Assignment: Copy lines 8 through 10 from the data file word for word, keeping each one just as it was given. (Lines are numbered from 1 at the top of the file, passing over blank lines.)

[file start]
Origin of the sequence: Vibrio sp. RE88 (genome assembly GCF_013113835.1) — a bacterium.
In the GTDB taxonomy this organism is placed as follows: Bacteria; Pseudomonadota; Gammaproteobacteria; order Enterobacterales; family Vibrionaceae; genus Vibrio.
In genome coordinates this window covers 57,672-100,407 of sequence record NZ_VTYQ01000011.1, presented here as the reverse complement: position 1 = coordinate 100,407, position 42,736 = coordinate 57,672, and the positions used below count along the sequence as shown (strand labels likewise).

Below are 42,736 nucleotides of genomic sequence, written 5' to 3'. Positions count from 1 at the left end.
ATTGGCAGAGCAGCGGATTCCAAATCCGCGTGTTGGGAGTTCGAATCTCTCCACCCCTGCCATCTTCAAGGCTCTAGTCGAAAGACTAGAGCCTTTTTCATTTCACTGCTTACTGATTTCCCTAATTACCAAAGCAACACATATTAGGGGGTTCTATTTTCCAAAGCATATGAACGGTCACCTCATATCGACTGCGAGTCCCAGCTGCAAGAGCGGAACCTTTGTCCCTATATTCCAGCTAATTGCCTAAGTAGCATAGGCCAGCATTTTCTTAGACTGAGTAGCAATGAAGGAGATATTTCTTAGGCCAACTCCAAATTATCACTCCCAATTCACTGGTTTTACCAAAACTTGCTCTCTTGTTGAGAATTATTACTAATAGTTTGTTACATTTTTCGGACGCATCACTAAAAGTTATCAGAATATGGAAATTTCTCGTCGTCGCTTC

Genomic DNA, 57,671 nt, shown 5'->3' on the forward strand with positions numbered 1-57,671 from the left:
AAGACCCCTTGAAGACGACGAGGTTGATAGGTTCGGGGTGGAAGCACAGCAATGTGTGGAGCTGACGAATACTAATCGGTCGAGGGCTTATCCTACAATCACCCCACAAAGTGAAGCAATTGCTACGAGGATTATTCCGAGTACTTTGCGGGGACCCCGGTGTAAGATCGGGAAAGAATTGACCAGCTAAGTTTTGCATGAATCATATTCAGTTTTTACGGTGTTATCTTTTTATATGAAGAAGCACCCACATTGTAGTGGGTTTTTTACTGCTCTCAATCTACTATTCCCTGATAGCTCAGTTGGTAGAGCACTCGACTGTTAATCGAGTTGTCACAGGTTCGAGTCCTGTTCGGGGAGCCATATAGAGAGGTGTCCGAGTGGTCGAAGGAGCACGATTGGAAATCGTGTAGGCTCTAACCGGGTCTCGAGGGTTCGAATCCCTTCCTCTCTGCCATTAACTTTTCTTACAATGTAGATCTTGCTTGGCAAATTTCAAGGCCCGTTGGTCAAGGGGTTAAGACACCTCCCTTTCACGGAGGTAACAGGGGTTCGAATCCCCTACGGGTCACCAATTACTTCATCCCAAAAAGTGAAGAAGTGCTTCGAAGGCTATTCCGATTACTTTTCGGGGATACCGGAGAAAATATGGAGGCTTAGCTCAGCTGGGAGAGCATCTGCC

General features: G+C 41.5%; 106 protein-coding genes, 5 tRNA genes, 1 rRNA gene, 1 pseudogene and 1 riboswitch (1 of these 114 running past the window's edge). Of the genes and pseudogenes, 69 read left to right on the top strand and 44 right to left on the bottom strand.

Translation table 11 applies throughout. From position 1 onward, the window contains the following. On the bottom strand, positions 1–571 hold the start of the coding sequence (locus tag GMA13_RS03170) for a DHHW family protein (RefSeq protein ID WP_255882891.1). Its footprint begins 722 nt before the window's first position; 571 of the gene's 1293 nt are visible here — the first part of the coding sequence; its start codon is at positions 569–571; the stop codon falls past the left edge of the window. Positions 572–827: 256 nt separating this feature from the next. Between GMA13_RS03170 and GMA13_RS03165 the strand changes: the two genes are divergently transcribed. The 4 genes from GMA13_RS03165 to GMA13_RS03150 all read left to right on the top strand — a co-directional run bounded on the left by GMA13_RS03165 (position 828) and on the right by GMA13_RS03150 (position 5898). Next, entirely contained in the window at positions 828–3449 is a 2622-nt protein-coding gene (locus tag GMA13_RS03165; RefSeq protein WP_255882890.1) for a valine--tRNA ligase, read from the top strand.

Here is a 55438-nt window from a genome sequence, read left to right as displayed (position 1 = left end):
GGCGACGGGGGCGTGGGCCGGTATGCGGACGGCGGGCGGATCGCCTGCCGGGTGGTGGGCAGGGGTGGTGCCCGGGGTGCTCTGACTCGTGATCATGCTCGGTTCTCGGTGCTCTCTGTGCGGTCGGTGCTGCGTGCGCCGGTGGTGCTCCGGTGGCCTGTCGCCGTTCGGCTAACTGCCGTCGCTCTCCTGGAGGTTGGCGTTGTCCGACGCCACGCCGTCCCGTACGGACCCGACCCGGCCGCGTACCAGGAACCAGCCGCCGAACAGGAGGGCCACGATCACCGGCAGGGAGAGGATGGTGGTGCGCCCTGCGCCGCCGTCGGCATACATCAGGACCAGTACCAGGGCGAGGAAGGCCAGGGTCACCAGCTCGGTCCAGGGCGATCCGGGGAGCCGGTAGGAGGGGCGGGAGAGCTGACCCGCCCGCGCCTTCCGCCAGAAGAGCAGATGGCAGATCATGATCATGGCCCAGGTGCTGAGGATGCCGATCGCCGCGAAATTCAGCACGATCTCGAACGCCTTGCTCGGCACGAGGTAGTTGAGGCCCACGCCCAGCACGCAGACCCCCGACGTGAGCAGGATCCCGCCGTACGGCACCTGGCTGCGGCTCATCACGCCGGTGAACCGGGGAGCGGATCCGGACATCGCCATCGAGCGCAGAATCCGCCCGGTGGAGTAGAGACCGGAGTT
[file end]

General features: G+C 41.5%; 106 protein-coding genes, 5 tRNA genes, 1 rRNA gene, 1 pseudogene and 1 riboswitch (1 of these 114 running past the window's edge). Of the genes and pseudogenes, 69 read left to right on the top strand and 44 right to left on the bottom strand.

Translation table 11 applies throughout. From position 1 onward, the window contains the following. On the bottom strand, positions 1–571 hold the start of the coding sequence (locus tag GMA13_RS03170) for a DHHW family protein (RefSeq protein ID WP_255882891.1). Its footprint begins 722 nt before the window's first position; 571 of the gene's 1293 nt are visible here — the first part of the coding sequence; its start codon is at positions 569–571; the stop codon falls past the left edge of the window. Positions 572–827: 256 nt separating this feature from the next. Between GMA13_RS03170 and GMA13_RS03165 the strand changes: the two genes are divergently transcribed. The 4 genes from GMA13_RS03165 to GMA13_RS03150 all read left to right on the top strand — a co-directional run bounded on the left by GMA13_RS03165 (position 828) and on the right by GMA13_RS03150 (position 5898). Next, entirely contained in the window at positions 828–3449 is a 2622-nt protein-coding gene (locus tag GMA13_RS03165; RefSeq protein WP_255882890.1) for a valine--tRNA ligase, read from the top strand.

Here is a 55438-nt window from a genome sequence, read left to right as displayed (position 1 = left end):